Chinese Steamed Buns Recipe Reviews - Allrecipes.com (Pg. 10)
Reviewed: Sep. 12, 2007
These turned out great. There are some recipes out there that ask you to use bread flour. Do not use bread flour as the buns will turn out brown rather than white. Also, I would recommend using flour instead of baking soda. Baking soda will add a salty flavor to the dough which is unappetizing. Using more flour is a better choice. One thing missing from the recipe is what the dimension of a traditional chinese steamed bun is. This recipe produces buns about 2" wide. Chinese street vendor buns are almost twice this size.
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Reviewed: Aug. 5, 2007
This will make 24 buns, but they are pretty tiny. The dough was very sticky and difficult to work with but I managed to fill all the buns with the judicious use of flour. It took forever, but I thought they were well worth it! Next time however, I will follow one the the other reviewer's suggestions and add baking soda and sugar. Also, I think larger buns would be easier to fill so I'd recommend making 12 instead of 24. I used my own beef/cabbage/ginger filling and my father said they reminded him of dim sum in Houston! (Houston has a large Asian population) But for that much work, next time I'm doubling the recipe and making a lot more. They disappear so quickly!
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Reviewed: Jul. 24, 2007
Very nice recipe. I followed other reviewer's advice and added some baking soda and used warm milk instead of water. I wasn't even that fastidious while making them (I let the yeast proof an extra 30 minutes while I went to buy more flour), and they turned out great. You don't have to be an expert to get good results!
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Reviewed: Jun. 28, 2007
i don't think you should let it rise for 2-3 hours . thats too long , and it gives a kind of sour smell to the dough .
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Reviewed: May 24, 2007
While the recipe takes a while because of the rising, they come out fantastic. I've made these at least five times and every time they've been a hit. I've filled them with all sorts of things- pork, a fruity rice porridge, savory tofu... It takes a time or two to get the hang of how to fill them, but it's not too bad. :)
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Reviewed: Mar. 8, 2007
This recipe gave me the soft, fluffy texture I was looking for. Instead of 1/2 c. of warm water, I substituted 1/2 c. of warm milk which I think helped make the dough even more light and fluffy. I had to add about an extra 1/4 c. of flour because the dough was REALLY sticky and difficult to work with. The only bad thing about this recipe was that after the 3 hours for the 1st rising, I noticed that the dough had a somewhat sour aftertaste, like sourdough bread, which was more noticeable after steaming the bun (I steamed a golf ball sized amount of dough to test for texture and taste before I rolled and steamed the rest of the dough). So I added a pinch of baking SODA to counteract the sour flavor, and an extra 1/2 tsp of sugar because I personally like a sweeter dough. I used my own meat filling recipe to fill the bun. Yummy. UPDATE: *Tip* I've doubled the recipe with no problems -- use the same amount of yeast as in the original recipe (1 TB or approx. 1 envelope dry yeast), but double all the other ingredients. Came out just as good.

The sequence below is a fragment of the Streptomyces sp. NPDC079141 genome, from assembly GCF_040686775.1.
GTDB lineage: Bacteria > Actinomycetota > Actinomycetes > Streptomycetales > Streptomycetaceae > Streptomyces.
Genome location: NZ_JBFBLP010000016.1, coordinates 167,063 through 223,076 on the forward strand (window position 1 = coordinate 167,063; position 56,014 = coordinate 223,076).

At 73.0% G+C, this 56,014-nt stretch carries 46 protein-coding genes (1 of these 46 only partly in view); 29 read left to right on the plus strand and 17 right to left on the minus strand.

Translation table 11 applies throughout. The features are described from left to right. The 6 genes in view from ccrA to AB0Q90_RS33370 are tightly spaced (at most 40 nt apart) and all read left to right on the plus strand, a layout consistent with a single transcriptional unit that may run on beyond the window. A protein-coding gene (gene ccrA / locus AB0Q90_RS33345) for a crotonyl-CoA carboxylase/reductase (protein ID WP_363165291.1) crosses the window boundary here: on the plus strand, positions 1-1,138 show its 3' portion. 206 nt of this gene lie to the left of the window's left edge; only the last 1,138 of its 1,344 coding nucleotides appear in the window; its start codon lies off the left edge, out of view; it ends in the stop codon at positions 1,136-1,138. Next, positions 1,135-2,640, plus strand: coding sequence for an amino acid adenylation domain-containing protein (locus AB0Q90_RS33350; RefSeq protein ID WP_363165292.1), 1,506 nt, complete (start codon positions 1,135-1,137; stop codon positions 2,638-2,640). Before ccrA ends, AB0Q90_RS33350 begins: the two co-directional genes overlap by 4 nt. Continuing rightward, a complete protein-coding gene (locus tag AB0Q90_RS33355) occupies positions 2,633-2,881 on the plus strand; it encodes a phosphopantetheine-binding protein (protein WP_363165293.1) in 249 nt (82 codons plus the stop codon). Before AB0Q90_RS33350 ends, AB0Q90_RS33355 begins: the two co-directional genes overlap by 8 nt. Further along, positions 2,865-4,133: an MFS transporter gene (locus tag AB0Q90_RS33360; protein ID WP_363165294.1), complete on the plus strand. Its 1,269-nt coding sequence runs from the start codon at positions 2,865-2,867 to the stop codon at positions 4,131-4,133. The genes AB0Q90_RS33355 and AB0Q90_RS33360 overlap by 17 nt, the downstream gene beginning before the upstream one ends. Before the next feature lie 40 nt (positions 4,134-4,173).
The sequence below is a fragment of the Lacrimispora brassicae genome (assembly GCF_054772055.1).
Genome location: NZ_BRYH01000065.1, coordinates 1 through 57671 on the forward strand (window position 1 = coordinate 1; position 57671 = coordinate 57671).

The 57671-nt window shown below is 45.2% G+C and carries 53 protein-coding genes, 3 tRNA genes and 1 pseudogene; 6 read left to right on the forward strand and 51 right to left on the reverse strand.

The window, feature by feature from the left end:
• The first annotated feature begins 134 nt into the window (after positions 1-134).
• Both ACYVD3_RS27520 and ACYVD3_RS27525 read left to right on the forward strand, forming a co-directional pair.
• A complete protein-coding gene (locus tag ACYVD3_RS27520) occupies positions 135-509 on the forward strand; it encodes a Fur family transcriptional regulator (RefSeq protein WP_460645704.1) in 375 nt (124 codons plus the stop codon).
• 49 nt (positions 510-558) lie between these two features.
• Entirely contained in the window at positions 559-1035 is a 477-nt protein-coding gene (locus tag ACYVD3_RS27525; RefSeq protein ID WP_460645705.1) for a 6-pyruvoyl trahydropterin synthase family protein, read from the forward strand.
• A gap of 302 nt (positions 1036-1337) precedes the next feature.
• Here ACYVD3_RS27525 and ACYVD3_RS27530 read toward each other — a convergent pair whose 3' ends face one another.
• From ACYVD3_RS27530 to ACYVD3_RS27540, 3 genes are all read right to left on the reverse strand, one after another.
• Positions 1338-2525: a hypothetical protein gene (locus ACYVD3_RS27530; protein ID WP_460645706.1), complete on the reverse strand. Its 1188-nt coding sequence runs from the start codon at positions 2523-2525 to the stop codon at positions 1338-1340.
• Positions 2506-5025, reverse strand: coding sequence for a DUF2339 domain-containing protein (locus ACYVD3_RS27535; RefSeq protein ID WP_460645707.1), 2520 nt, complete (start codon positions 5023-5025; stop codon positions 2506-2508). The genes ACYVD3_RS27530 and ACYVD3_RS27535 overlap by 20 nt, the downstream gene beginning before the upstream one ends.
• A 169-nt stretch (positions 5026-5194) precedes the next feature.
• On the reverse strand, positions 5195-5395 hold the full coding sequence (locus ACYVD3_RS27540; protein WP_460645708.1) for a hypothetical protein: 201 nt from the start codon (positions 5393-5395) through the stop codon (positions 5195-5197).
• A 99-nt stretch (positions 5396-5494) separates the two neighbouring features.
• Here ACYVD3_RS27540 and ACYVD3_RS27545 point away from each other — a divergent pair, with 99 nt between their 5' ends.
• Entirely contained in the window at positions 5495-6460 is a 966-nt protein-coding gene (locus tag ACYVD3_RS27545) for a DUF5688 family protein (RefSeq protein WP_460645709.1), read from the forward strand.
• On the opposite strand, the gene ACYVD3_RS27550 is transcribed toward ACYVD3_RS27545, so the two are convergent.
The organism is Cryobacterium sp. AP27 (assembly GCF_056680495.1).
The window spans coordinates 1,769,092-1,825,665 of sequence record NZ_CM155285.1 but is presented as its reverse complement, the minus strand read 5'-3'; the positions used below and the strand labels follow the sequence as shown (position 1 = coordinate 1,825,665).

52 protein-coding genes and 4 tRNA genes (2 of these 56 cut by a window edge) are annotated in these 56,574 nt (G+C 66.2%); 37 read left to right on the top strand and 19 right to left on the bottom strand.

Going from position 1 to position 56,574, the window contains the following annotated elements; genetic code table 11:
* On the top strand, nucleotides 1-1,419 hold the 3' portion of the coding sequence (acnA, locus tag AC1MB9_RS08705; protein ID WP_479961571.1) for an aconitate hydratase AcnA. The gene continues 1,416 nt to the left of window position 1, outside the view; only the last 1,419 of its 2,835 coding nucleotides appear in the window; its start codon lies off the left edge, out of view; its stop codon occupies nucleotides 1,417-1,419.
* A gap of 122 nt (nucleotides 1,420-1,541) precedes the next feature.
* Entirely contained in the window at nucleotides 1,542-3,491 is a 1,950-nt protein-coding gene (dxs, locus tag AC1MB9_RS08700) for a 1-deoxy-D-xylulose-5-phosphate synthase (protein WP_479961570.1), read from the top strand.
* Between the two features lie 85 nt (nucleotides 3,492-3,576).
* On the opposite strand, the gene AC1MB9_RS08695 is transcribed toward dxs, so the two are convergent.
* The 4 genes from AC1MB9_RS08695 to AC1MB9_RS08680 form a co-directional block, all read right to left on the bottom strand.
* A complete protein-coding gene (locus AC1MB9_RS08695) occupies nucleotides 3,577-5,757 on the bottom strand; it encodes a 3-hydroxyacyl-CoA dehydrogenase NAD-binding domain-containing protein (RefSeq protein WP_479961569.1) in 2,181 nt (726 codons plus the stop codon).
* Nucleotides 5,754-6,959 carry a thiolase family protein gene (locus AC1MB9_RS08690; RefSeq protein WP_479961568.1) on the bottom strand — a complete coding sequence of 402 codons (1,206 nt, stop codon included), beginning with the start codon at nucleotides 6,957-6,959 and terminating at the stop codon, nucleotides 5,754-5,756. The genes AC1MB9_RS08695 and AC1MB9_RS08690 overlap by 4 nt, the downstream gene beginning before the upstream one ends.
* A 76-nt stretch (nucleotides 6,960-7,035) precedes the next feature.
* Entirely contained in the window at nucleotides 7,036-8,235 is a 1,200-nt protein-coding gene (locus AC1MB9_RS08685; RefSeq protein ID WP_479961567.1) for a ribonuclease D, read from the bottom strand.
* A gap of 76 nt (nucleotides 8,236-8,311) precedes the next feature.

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Reviewed: Feb. 22, 2007
Easy to follow recipe that gives expected results: light, fluffy steamed buns. We make them plain to serve with a meal or fill with a stirred custard as a desert bun.
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Cooking Level: Intermediate

Home Town: North Babylon, New York, USA

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Reviewed: Jan. 11, 2007
Bland and dry. Does not make 24 buns, more or less 9 medium-sized ones only.
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Reviewed: Jan. 9, 2007
I'll add to the chorus! Made the pork buns recipe that uses this dough (Chinese Steamed Buns with BBQ Pork Filling); plenty for four or five eaters, it made about 17 medium buns. Do not use bread flour; even with the AP suggested it was more glutinous/chewy than I'd like, though that might be because I only had bread machine (fast rise) yeast! I skipped the first step, as per the yeast directions, and just mixed everything all the ingredients from step 1 AND step 2 together at once before leaving it for 3 hours in microwave. This worked fine. Cooked with a saucepan and steamer set, doesn't have to be a wok. Very good flavour, texture was just a tad off, but it'll be our recipe...for when we have lots of time, haha.
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Cooking Level: Expert

Living In: Ottawa, Ontario, Canada

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Reviewed: Dec. 26, 2006
This was a great recipe for dumplings. Lightly sweet, soft and chewy - just the right texture. Unfortunately the filling recipe I used failed to do these justice, so I'm off in search of another filling. I did have to add a couple extra tablespoons of flour to get it kneadable at first, but otherwise, I followed the recipe to a T. Great stuff!
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Cooking Level: Expert

Living In: Iowa City, Iowa, USA

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